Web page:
Last updated: May 6, 2015
A nursing home staff member will assist a family through the
admittance process, but it helps to be prepared. If your loved one
is currently in the hospital, the first five items on this nursing
home checklist will be taken care of by hospital staff. Otherwise,
make an appointment with the primary care physician to discuss the
following items to help prepare for the move to a convalescent home.
- Physician's Order for Admission to a Skilled Nursing
A doctor needs to confirm that a patient needs to enter a nursing
home for care. This order is similar to writing out a prescription.
- Physician's Order for Medications and
Your loved one will have a new physician and caregivers at the
nursing home. To care for him or her, they will need orders from a
primary care physician or hospital staff.
- Medical History and Physical
The nursing home's attending physician needs up-to-date information
on your loved one. The primary care physician should perform a
physical and write up a current medical history.
- State-required Form
Every state has a required form-which goes by different titles-that
certifies a patient meets state nursing home criteria. This means
his medical needs can be fulfilled at a skilled nursing facility.
Either the hospital or the primary care physician will fill out and
sign this form. It can be obtained at any nursing home in the state
where they will be receiving. (The hospital should also already
have the form.) Because financial assistance is only granted if the
patient meets state criteria for nursing home care, this form meets
the first requirement for funding, before monetary need is
- Negative Tuberculosis (TB) Test or Chest X-Ray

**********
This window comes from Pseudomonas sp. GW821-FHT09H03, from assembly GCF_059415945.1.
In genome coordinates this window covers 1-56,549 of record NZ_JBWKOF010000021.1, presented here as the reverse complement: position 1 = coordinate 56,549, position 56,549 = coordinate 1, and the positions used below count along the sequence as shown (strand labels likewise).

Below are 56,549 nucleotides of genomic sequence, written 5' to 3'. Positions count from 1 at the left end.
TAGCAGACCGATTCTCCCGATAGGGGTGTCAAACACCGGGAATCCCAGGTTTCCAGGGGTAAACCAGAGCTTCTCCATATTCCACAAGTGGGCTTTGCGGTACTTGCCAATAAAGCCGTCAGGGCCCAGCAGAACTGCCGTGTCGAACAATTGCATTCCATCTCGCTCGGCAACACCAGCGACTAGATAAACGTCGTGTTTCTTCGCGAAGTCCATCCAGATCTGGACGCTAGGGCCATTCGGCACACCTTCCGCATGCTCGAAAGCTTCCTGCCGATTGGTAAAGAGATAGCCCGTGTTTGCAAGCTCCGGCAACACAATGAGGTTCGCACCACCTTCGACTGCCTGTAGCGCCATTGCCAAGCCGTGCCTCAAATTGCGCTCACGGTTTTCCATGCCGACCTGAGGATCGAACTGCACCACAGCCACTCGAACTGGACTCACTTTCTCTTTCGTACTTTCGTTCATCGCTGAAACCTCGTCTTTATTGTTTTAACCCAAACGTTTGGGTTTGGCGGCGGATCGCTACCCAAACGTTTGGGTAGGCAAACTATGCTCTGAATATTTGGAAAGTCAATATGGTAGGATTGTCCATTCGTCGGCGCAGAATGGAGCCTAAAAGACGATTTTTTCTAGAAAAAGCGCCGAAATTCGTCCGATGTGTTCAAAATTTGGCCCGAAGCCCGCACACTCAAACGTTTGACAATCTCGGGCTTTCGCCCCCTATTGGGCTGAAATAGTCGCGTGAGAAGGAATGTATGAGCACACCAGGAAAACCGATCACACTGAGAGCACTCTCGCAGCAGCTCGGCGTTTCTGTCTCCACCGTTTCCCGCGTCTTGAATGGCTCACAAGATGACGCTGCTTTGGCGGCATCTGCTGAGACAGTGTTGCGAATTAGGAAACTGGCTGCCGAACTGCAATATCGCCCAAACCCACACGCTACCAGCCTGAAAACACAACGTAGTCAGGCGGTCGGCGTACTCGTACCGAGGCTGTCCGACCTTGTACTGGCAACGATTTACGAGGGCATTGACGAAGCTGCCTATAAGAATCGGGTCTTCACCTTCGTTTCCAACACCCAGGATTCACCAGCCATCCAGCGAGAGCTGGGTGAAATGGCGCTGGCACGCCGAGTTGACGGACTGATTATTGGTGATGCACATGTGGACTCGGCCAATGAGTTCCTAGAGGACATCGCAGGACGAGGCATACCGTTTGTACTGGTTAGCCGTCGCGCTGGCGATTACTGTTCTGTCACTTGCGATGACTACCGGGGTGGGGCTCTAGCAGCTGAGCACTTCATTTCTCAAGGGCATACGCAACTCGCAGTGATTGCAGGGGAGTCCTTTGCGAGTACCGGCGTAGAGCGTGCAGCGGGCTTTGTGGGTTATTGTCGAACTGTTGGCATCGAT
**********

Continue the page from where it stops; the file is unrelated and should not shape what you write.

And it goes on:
TB is an airborne communicable disease. Nursing homes
need to make sure their residents do not have or carry this
- Completed Admissions Paperwork
Usually, paperwork can be filled out prior to or on the day of
admission. Although nursing homes have different rules, most often
these forms are filled out at the facility with a staff member. The
patient (or agent) will sign her name several times after learning
pertinent information. Because nursing homes are regulated by state
and federal laws, the community needs written proof that the
patient learned this information. Part of the paperwork gives the
patient's consent to be treated. As part of the application process
your loved one may need to bring his or her social security
- Completed Financial Assessment
This step ensures that each patient has the means to pay for care.
The patient or her family needs to disclose financial information
(along with corroborating paperwork), including, but not limited
to, answers to the following questions:
Is the patient currently enrolled in Medicare
(Part A or B) or Medicaid or plan to apply? Does he have
Does the patient receive Veterans Benefits, Railroad Retirement,
SSI funds, or a private or government pension?
What are the patient's assets, including cash, checking and
savings accounts, stocks, bonds, CDs, trust funds, and real estate
Does the patient have any paid-up life insurance policies or
paid-up burial insurance or long-term care insurance?
Has the patient transferred assets in the last 3-5 years?
What is the patient's current living situation (rental housing,
own a home)? What is the amount of the monthly rental or mortgage
The nursing home has an obligation to determine if incoming
residents meet the criteria for any state or federal funding. This
process is similar in nature to a person divulging financial
information to get a mortgage; the nursing home is, in effect, the
patient's new home.